Singing is a big deal for Christians.
It’s “one of the most repeated commands in Holy Scripture,” according to Jim Thompson, author of Sing Loud, Die Happy: An Exploration of How God's Gift of Song Is Meant to Change Us. “It’s right up there with ‘believe’ and ‘do not fear.’” It’s so important that Martin Luther said, “Next to theology, I give to music the highest place and the greatest honor.”
And yet I’m not sure that many of us have given much thought to why singing matters to us as Christians.
That’s why I’m glad to see Thompson’s book.
Thompson does a few really helpful things within Sing Loud, Die Happy:
- He provides a biblical theology of singing from Scripture. A good chunk of the book is devoted to tracing singing from the Old Testament and New Testament, with a large section devoted to the psalms.
- He also provides an overview of singing in church history. “In the past two thousand years, God has used song to empower churches, sustain sufferers, embolden mission, disciple the faithful, soothe the fearful, convict the proud, unify the cynical, and gladden the humble. Singing gets work done.”
- He also gets practical, giving helpful advice for the church and for individuals on how to apply the lessons in this book.
This book is comprehensive enough to serve as a seminary textbook, but it’s also personal, readable, and entertaining. I’d recommend it to any Christian who wants to understand why singing matters, and how they can learn to sing in a way that strengthens faith.
Thompson concludes Sing Loud, Die Happy with these helpful words:
God made you to sing. Tons of people sweat and fret, worrying if they’re rightly following God’s will. But guess what? If singing is one of the most repeated commands in Holy Scripture, and if the divine importance of song has been repeatedly affirmed in history and in science, you can know with confidence that you’re doing God’s will if you just open your mouth and sing. It’s not a trick. It’s not legalism. You don’t have to sweat and fret. He’s not looking for excellence; he’s looking for faithfulness. He knows what’s best for us, so why would we not lean in and lift up our voices?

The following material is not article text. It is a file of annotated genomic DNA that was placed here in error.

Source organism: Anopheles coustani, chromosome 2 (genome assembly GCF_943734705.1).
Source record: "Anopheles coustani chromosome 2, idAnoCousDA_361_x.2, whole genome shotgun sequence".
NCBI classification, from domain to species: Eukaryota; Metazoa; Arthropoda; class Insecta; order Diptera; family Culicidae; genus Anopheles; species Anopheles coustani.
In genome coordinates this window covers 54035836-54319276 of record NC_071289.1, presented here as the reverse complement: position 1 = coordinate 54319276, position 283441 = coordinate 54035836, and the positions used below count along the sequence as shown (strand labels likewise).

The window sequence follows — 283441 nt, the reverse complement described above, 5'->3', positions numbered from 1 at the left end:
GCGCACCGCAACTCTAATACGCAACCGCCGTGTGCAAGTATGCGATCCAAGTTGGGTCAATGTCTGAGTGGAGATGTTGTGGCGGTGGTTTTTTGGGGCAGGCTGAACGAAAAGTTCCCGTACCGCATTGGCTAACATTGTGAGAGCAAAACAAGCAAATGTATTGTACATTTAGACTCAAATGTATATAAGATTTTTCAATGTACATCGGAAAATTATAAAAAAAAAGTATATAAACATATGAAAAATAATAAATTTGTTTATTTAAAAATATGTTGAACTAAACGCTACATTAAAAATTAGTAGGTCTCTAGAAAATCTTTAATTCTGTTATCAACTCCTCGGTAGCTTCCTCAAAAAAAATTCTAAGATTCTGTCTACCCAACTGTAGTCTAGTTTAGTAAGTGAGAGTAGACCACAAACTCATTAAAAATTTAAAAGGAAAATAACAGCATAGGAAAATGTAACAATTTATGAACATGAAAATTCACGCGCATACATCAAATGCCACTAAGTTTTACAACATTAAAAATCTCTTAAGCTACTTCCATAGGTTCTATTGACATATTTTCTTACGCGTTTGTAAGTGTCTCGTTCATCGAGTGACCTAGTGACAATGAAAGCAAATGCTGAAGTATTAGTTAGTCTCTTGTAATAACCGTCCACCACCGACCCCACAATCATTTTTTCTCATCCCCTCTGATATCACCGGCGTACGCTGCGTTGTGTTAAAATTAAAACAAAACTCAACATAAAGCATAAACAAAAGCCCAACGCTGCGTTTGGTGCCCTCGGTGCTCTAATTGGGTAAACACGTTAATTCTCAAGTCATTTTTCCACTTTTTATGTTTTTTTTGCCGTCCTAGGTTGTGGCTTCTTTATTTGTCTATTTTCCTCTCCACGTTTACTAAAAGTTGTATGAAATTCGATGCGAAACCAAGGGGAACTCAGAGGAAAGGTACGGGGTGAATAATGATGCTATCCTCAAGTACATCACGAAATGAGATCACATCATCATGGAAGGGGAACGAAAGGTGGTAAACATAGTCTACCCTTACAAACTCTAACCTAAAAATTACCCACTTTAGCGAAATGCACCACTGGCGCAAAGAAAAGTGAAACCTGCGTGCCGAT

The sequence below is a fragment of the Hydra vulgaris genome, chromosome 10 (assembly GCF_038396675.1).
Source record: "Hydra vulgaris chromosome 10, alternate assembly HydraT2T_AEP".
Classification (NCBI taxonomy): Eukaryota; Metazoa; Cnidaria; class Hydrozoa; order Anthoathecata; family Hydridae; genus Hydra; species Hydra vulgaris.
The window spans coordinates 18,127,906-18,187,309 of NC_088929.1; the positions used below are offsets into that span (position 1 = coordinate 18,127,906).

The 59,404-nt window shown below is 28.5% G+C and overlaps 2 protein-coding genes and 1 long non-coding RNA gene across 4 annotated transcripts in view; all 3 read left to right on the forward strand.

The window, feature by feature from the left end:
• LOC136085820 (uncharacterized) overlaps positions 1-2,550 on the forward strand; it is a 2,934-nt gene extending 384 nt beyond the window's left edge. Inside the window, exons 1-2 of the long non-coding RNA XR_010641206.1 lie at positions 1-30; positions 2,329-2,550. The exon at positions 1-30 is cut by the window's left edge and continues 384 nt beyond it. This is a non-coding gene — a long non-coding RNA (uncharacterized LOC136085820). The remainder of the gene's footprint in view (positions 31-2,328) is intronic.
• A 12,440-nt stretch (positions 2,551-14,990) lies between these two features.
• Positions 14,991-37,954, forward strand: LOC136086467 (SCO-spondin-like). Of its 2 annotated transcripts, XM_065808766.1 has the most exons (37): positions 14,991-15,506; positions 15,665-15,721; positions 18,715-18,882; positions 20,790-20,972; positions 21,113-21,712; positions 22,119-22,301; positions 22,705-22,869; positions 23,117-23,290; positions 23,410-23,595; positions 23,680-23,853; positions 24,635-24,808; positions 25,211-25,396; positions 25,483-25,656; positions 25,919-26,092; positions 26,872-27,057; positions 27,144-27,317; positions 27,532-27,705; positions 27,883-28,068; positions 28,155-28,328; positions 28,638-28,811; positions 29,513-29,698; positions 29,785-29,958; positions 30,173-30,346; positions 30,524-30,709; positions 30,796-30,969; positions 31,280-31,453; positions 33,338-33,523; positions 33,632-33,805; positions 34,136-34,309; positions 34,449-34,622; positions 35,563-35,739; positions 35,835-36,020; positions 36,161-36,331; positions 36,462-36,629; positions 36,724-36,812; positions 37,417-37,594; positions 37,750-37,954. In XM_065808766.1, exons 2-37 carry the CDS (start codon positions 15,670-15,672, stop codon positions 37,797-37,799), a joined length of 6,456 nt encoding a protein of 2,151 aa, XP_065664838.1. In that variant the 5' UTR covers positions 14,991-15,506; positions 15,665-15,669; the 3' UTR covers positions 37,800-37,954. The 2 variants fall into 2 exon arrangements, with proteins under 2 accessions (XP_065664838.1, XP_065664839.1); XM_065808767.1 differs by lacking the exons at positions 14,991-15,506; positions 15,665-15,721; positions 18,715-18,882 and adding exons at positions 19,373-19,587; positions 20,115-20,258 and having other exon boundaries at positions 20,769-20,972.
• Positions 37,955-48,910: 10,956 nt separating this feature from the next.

This book has one of the best titles. It’s biblical, entertaining, and practical. And it’s on an important topic.
Singing matters, and Thompson will help you to learn why and how. Read it. Enjoy it. Most of all, apply it, for God’s glory and your good and enjoyment.
My Interview with Thompson
I interviewed Jim about his book on the Gospel for Life podcast.
If you’re interested in listening to the interview, then subscribe using your favorite podcast platform, or listen to the interview below.
You can also download a transcript of the interview:
- Saint Cecilia and the Melody Makers on Spotify
- Jim Thompson on Bandcamp
- Jim Thompson on Twitter
- Jim Thompson on Instagram
- Fellowship Greenville sermons
- A King in His Kingdom: A Narrative Theology of Grace and Truth by Jim Thompson
- A Philosophy of Song and Singing: An Introduction by Jeanette Bicknell
- Be Thou My Vision: A Liturgy for Daily Worship by Jonathan Gibson
- Covenant: The Framework of God's Grand Plan of Redemption by Daniel Block
- The Genesis of Gender: A Christian Theory by Abigail Favale
- Seek First: How the Kingdom of God Changes Everything by Jeremy Treat
- Death to Deconstruction: Reclaiming Faithfulness as an Act of Rebellion by Joshua Porter
Check out the book on Amazon.